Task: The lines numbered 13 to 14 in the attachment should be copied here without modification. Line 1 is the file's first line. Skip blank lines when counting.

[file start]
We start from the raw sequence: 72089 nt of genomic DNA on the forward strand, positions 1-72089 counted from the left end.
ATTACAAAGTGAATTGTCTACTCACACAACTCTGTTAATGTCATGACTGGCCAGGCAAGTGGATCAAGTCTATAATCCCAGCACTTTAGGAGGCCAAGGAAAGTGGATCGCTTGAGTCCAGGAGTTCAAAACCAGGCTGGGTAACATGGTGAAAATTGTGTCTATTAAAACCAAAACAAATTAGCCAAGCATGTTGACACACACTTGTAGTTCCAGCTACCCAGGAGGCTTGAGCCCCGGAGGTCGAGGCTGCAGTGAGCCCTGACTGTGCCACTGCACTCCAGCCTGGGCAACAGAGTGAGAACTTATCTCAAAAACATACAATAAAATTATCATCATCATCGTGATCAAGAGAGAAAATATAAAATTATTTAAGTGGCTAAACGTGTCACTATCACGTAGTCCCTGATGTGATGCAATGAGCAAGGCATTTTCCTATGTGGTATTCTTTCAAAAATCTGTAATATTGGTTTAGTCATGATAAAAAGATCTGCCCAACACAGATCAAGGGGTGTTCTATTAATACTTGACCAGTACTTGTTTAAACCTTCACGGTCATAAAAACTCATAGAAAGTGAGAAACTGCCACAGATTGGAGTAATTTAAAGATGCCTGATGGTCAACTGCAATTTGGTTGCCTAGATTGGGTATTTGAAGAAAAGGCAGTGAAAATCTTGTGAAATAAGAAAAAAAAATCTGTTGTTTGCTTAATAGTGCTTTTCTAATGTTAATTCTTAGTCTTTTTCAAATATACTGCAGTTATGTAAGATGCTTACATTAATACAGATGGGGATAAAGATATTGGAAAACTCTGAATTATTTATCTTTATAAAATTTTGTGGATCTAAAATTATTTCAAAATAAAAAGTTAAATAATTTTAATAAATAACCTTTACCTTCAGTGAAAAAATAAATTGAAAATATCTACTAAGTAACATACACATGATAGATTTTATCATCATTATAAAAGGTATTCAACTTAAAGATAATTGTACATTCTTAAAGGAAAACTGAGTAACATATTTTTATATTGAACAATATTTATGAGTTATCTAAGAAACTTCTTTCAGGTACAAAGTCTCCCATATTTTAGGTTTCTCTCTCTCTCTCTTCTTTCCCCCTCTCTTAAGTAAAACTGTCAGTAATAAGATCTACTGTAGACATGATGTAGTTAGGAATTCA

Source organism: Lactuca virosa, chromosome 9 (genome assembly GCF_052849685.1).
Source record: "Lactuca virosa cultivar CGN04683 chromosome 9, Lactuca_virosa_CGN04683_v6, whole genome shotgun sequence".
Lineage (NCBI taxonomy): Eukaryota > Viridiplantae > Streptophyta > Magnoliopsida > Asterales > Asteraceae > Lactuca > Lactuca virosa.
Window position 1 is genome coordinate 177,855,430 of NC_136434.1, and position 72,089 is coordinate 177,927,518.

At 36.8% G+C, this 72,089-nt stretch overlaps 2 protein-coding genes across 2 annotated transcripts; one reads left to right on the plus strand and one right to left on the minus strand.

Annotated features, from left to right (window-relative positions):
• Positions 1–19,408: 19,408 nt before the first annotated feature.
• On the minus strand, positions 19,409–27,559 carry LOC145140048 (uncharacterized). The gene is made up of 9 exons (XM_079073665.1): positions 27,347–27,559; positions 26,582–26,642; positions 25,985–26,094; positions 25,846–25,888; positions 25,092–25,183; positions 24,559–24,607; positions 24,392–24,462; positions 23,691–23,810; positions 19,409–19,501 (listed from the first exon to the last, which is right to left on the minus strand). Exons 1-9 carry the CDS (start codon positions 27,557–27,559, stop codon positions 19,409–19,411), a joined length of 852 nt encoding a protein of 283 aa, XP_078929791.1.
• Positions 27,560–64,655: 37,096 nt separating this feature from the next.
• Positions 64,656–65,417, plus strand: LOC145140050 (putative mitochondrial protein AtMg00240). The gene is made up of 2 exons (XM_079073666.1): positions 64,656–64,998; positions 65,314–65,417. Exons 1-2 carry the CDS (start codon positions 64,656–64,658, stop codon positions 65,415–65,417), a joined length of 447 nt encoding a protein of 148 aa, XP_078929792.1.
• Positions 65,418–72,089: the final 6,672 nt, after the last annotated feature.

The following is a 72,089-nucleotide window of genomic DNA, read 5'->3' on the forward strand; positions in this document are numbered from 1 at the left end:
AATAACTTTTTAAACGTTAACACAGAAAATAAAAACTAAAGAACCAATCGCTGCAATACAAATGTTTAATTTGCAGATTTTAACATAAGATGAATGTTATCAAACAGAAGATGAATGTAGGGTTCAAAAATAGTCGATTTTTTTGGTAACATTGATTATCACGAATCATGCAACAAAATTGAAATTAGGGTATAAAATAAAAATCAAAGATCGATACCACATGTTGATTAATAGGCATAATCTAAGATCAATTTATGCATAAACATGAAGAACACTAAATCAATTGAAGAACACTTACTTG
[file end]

• Positions 65,418–72,089: the final 6,672 nt, after the last annotated feature.

The following is a 72,089-nucleotide window of genomic DNA, read 5'->3' on the forward strand; positions in this document are numbered from 1 at the left end: